Sinisa and Mirjana become sexual partners; we are not sure if they are anything else. Mirjana asks him to take her to the sea, and he promises that he will. The young soldier does not consider this a commitment, although it is evident that Mirjana does. Ljuba, in his desire to leave the border post, tells Lieutenant Pasic that he wants to walk to the grave of Josip Broz Tito in Dedinje, Belgrade, a journey of about six hundred kilometers. Despite Lieutenant Pasic’s better judgment he was allowed to appear in front of the Colonel to declare his advocacy. Ljuba pretends to have a breakdown and accuses the Lieutenant of forcing him to undertake the pilgrimage; the Colonel does not take this lightly and promises Lieutenant Pasic that he will “never move from that mountain.”
The story reaches its inevitable ugly end when Ljuba returns to the border post and he and the Lieutenant clash in the rainy night. In the confusion someone shouts “Albanians!” Panic ensues, and with tensions already running high at the border post, a soldier opens fire at an oncoming car, reminiscent of a scene in Waltz With Bashir. The car contained, as the audience knows full well, not Albanian terrorists but Mirjana, Yugoslavian soldiers, and the Colonel. Mirjana dies; the film ends with Sinisa in civilian clothing, looking forlorn onboard a steam train, his destination left to the audience’s imagination.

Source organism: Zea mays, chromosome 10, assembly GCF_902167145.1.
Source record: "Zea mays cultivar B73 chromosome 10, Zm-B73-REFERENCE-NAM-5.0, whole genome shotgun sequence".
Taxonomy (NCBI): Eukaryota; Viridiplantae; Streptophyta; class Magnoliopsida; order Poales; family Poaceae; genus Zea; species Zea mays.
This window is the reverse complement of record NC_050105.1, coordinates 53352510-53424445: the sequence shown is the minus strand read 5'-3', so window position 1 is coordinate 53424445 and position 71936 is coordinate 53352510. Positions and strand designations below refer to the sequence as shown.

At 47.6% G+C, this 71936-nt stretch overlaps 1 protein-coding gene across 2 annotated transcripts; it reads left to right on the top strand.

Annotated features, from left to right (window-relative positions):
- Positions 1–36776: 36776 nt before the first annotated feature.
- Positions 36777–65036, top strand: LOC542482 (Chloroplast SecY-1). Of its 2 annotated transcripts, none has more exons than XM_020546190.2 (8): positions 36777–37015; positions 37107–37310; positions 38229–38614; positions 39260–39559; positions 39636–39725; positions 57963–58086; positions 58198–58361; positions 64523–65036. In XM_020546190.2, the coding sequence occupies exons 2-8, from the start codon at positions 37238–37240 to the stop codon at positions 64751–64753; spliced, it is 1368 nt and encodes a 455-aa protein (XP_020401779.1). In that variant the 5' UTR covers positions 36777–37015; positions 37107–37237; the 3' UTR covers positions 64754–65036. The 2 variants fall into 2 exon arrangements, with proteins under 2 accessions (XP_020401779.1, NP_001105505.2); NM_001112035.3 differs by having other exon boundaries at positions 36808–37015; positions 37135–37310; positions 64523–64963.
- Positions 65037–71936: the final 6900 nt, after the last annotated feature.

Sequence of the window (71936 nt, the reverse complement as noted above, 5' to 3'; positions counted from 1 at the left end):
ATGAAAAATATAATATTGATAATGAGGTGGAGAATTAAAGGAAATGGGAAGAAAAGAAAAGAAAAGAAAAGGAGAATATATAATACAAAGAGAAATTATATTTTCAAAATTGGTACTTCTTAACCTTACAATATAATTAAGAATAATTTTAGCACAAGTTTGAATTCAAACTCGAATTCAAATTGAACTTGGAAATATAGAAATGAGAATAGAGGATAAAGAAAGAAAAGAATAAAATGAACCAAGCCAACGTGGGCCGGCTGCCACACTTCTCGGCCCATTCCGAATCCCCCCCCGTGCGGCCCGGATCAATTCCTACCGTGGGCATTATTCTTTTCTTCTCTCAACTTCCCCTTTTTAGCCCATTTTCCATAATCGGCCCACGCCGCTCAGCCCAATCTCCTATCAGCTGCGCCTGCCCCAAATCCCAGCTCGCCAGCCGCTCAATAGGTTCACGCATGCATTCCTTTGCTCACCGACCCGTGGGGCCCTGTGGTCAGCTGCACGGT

Perhaps the most interesting off-screen fact about this movie is that it is a collaborative effort among Serbia and Montenegro, Croatia, Slovenia, The Former Yugoslav Republic of Macedonia, Bosnia and Herzegovina, Hungary, the UK, and Austria, and was supported by the Council of Europe’s co-production support fund, Eurimages. This is the first time that the former Yugoslav countries collaborated on a film, and what else should it but a military comedy about the period before the Wars of Yugoslavian Succession, dark years with some of the worst human rights violations in human history. It is amazing how they decided to make not a full-blown Schindler’s List but instead a comedy superimposed over the heavy themes of racism, infidelity, loyalty, authority, and consequences, set before their country broke down.